Assessing Abuse of Dominance in the Platform Economy: A Case Study of App Stores
European Competition Journal 2020, Vol. 16(2-3), 431-491
47 Pages Posted: 10 Jul 2020 Last revised: 18 Dec 2020
Date Written: May 1, 2020
While online platforms are an enforcement priority for European competition authorities, the latter are only now turning their attention to app stores (after having scrutinized, among others, hotel booking websites, search engines and online marketplaces). However, app stores can be characterized as the quintessential multisided platform market, where a few players (Apple and Google) serve as intermediaries between third-party suppliers (app developers) and consumers in exchange for a commission fee. Moreover, these app stores are embedded in intricate mobile ecosystems with varying degrees of ‘openness’ to third parties.
Increasingly, these third parties are complaining about allegedly anticompetitive practices. In particular, the operators of app stores—which are vertically integrated into the supply of apps—are said to preference the distribution of their own apps over those of competitors. Such ‘self-preferencing’ can take many forms. Music streaming app Spotify, for example, complains that it is being treated unfairly in comparison with Apple’s music app because of exorbitant commission fees, delayed approvals, restricted promotions, and limited integration with Apple’s broader ecosystem. Other apps claim they have simply been removed when the app store operator introduced its own competing app.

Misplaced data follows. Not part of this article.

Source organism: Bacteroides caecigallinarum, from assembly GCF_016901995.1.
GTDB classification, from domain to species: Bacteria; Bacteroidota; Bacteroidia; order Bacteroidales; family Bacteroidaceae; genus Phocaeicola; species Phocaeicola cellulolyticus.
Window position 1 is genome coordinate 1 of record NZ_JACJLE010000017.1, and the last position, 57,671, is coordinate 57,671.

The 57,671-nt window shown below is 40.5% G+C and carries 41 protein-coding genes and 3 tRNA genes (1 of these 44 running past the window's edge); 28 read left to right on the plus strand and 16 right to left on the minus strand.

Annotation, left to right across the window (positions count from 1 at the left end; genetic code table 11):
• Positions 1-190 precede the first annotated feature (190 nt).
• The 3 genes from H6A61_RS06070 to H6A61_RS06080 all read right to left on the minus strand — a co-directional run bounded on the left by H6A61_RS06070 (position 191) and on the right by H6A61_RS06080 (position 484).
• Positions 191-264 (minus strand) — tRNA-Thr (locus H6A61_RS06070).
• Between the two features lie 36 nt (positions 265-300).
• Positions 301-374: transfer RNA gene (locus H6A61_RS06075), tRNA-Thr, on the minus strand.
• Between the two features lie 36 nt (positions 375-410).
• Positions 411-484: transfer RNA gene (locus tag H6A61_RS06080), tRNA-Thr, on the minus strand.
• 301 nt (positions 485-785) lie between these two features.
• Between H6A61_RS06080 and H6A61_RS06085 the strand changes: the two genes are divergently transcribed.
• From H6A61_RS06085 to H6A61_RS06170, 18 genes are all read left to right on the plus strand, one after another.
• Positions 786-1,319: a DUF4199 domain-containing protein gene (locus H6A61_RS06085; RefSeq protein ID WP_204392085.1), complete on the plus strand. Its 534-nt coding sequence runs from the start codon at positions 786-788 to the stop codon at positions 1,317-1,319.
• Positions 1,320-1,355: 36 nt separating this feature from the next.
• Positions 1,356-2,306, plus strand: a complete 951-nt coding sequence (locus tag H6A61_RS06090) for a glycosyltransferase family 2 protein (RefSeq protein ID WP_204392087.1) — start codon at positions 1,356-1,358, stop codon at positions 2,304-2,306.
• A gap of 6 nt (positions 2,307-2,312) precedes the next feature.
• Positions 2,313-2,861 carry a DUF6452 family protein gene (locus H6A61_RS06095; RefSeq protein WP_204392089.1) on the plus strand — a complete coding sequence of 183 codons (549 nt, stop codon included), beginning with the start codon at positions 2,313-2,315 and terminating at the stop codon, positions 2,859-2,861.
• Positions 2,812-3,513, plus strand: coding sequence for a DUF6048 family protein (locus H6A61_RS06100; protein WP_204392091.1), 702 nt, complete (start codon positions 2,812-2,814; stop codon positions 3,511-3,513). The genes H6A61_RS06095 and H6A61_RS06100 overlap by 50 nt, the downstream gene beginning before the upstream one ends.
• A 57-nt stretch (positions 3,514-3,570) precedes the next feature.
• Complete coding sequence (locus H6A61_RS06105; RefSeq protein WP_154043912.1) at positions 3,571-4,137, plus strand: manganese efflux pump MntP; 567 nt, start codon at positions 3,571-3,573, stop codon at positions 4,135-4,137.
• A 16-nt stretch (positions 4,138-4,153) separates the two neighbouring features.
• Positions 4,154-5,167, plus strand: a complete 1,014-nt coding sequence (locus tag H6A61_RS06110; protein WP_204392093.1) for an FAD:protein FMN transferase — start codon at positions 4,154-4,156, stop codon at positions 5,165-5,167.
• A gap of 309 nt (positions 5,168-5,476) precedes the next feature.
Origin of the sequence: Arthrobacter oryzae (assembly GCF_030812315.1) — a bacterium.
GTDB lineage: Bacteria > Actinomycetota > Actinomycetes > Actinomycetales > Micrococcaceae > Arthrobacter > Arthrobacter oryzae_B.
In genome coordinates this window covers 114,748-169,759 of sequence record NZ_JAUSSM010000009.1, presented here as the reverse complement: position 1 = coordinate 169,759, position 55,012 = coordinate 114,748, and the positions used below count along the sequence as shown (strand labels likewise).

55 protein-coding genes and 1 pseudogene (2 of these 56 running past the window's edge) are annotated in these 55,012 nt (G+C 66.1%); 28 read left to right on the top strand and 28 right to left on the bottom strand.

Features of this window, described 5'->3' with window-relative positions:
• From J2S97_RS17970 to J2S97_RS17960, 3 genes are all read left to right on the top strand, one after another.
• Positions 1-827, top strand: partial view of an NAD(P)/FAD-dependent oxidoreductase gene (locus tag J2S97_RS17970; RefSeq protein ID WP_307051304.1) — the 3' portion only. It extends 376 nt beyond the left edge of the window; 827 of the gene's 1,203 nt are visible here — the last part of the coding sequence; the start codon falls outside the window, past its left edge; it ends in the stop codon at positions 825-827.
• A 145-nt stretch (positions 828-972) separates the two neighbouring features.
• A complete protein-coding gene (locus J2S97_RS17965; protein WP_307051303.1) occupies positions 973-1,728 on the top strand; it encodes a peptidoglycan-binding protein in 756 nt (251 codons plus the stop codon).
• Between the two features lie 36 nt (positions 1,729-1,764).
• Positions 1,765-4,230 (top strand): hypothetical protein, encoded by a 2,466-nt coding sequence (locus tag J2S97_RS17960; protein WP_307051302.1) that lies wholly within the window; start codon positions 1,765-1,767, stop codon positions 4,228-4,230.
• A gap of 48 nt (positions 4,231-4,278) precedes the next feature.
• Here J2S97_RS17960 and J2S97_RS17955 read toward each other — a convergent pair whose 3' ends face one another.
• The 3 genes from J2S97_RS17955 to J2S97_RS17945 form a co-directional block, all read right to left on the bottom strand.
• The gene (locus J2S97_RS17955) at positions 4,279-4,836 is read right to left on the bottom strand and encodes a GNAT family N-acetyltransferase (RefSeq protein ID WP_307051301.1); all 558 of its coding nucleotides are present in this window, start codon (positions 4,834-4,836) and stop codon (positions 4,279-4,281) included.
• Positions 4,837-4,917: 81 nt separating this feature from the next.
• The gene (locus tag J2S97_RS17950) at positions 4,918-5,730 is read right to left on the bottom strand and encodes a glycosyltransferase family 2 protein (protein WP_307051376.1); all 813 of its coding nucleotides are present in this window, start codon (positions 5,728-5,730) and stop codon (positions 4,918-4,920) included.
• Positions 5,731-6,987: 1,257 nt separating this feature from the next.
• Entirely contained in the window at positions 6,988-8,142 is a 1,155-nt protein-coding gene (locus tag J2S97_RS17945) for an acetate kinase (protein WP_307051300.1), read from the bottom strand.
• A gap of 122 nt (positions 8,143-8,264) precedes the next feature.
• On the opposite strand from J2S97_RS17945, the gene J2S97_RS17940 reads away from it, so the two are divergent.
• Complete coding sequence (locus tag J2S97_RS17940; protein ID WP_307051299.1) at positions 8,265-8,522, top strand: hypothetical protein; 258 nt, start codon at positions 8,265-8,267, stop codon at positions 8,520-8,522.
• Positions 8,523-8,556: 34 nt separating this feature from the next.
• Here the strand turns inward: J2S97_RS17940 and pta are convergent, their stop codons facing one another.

App stores thus constitute the ideal case study to clarify the assessment of abuse of dominance in the platform economy. Firstly, this implies correctly delineating markets: do app stores operate in one or multiple markets (one for each ‘side’ of the platform)? Secondly, one needs to establish market power: do network effects entrench the market power of app stores, or is any market power transient in a digital context? Thirdly, under which theory of harm should one qualify the conduct of app stores: refusal to supply, margin squeeze, tying — or perhaps an independent theory of self-preferencing? Fourthly, can seemingly anticompetitive practices not be justified by the need for effective platform management? And finally, how does the new P2B Regulation impact the freedom of app store operators? In answering these questions, this paper offers a guide to both authorities and concerned businesses, when it comes to app stores as well as other multisided platforms.
Keywords: app stores, abuse of dominance, market definition, market power, theories of harm, objective justification, P2B Regulation
JEL Classification: K00, K20, K21, K24, L40, L41, L43
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